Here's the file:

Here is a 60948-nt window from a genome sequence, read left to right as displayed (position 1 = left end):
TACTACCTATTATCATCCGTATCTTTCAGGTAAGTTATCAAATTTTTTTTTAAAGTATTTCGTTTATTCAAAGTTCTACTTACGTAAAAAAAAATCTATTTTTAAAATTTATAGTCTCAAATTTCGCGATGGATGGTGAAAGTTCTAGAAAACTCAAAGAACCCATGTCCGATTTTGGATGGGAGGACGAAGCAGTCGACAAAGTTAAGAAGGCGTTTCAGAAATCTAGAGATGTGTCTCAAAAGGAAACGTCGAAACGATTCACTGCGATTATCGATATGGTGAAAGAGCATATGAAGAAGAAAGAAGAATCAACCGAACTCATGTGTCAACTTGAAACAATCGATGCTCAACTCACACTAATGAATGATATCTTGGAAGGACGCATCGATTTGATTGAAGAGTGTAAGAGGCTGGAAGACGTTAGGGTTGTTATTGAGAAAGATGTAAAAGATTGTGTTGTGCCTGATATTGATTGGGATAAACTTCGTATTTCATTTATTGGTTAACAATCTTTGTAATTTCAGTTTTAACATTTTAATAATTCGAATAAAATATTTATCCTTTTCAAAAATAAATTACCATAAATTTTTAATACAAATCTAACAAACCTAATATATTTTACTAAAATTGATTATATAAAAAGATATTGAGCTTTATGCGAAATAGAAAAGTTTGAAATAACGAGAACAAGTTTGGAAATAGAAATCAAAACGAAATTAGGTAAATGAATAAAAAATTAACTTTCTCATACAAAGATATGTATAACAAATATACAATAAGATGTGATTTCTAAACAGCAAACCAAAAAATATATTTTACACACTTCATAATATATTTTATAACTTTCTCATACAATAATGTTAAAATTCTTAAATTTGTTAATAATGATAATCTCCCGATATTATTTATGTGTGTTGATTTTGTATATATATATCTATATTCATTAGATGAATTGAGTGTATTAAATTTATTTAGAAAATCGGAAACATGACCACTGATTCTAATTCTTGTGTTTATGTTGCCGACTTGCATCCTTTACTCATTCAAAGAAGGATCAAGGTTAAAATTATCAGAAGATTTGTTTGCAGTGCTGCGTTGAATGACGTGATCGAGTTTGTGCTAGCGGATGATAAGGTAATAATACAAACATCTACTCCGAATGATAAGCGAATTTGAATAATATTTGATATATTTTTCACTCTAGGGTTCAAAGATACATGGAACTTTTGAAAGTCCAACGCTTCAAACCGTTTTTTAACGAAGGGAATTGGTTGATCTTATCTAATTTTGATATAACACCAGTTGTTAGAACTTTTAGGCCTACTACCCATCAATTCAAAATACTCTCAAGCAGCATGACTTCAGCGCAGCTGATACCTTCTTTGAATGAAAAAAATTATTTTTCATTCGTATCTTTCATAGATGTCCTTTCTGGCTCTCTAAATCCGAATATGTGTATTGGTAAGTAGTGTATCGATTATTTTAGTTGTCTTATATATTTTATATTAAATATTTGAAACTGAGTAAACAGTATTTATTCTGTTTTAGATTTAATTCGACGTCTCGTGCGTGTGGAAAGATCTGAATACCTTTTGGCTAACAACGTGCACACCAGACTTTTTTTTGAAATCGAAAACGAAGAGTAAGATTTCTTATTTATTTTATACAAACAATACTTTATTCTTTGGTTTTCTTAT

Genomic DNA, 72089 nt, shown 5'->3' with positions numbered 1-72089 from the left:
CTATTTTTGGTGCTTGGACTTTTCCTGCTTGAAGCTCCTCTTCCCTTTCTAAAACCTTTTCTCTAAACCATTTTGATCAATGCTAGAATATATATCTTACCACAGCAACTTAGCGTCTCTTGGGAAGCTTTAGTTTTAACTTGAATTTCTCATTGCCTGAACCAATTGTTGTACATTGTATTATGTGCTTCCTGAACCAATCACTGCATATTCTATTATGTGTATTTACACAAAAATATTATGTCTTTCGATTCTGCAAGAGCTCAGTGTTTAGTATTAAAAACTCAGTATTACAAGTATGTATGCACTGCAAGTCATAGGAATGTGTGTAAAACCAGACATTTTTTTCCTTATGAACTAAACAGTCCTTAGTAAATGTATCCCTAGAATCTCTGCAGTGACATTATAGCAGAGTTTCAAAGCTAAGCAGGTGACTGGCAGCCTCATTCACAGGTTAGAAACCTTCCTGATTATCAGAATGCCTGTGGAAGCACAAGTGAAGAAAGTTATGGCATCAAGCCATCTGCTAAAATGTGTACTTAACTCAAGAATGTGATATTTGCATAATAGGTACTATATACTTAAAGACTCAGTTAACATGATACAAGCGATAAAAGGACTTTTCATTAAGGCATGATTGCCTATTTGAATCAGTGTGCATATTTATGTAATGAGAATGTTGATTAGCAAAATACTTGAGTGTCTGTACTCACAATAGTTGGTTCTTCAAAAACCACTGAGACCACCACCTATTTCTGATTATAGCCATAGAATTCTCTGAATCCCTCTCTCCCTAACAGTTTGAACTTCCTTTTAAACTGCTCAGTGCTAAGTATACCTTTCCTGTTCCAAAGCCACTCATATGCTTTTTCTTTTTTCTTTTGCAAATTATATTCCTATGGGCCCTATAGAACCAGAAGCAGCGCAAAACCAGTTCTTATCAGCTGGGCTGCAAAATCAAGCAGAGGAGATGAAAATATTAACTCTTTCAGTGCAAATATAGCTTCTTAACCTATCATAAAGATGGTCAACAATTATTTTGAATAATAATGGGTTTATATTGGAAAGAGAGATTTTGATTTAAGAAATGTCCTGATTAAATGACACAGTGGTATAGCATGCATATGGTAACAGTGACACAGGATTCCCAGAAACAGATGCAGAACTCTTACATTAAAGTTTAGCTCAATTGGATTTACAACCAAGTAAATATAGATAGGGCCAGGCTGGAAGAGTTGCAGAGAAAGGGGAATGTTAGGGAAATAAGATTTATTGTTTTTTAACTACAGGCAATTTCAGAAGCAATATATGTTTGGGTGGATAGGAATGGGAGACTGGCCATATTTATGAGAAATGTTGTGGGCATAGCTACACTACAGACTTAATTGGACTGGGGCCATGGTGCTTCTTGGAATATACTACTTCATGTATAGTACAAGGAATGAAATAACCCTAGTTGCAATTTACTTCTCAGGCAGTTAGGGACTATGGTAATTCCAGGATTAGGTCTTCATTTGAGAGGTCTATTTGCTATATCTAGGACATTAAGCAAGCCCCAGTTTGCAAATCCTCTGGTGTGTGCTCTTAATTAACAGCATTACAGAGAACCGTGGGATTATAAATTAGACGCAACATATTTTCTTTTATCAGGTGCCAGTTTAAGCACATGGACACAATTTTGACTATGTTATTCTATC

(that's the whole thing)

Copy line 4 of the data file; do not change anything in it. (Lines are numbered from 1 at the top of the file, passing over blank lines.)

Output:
CTATTTTTGGTGCTTGGACTTTTCCTGCTTGAAGCTCCTCTTCCCTTTCTAAAACCTTTTCTCTAAACCATTTTGATCAATGCTAGAATATATATCTTACCACAGCAACTTAGCGTCTCTTGGGAAGCTTTAGTTTTAACTTGAATTTCTCATTGCCTGAACCAATTGTTGTACATTGTATTATGTGCTTCCTGAACCAATCACTGCATATTCTATTATGTGTATTTACACAAAAATATTATGTCTTTCGATTCTGCAAGAGCTCAGTGTTTAGTATTAAAAACTCAGTATTACAAGTATGTATGCACTGCAAGTCATAGGAATGTGTGTAAAACCAGACATTTTTTTCCTTATGAACTAAACAGTCCTTAGTAAATGTATCCCTAGAATCTCTGCAGTGACATTATAGCAGAGTTTCAAAGCTAAGCAGGTGACTGGCAGCCTCATTCACAGGTTAGAAACCTTCCTGATTATCAGAATGCCTGTGGAAGCACAAGTGAAGAAAGTTATGGCATCAAGCCATCTGCTAAAATGTGTACTTAACTCAAGAATGTGATATTTGCATAATAGGTACTATATACTTAAAGACTCAGTTAACATGATACAAGCGATAAAAGGACTTTTCATTAAGGCATGATTGCCTATTTGAATCAGTGTGCATATTTATGTAATGAGAATGTTGATTAGCAAAATACTTGAGTGTCTGTACTCACAATAGTTGGTTCTTCAAAAACCACTGAGACCACCACCTATTTCTGATTATAGCCATAGAATTCTCTGAATCCCTCTCTCCCTAACAGTTTGAACTTCCTTTTAAACTGCTCAGTGCTAAGTATACCTTTCCTGTTCCAAAGCCACTCATATGCTTTTTCTTTTTTCTTTTGCAAATTATATTCCTATGGGCCCTATAGAACCAGAAGCAGCGCAAAACCAGTTCTTATCAGCTGGGCTGCAAAATCAAGCAGAGGAGATGAAAATATTAACTCTTTCAGTGCAAATATAGCTTCTTAACCTATCATAAAGATGGTCAACAATTATTTTGAATAATAATGGGTTTATATTGGAAAGAGAGATTTTGATTTAAGAAATGTCCTGATTAAATGACACAGTGGTATAGCATGCATATGGTAACAGTGACACAGGATTCCCAGAAACAGATGCAGAACTCTTACATTAAAGTTTAGCTCAATTGGATTTACAACCAAGTAAATATAGATAGGGCCAGGCTGGAAGAGTTGCAGAGAAAGGGGAATGTTAGGGAAATAAGATTTATTGTTTTTTAACTACAGGCAATTTCAGAAGCAATATATGTTTGGGTGGATAGGAATGGGAGACTGGCCATATTTATGAGAAATGTTGTGGGCATAGCTACACTACAGACTTAATTGGACTGGGGCCATGGTGCTTCTTGGAATATACTACTTCATGTATAGTACAAGGAATGAAATAACCCTAGTTGCAATTTACTTCTCAGGCAGTTAGGGACTATGGTAATTCCAGGATTAGGTCTTCATTTGAGAGGTCTATTTGCTATATCTAGGACATTAAGCAAGCCCCAGTTTGCAAATCCTCTGGTGTGTGCTCTTAATTAACAGCATTACAGAGAACCGTGGGATTATAAATTAGACGCAACATATTTTCTTTTATCAGGTGCCAGTTTAAGCACATGGACACAATTTTGACTATGTTATTCTATC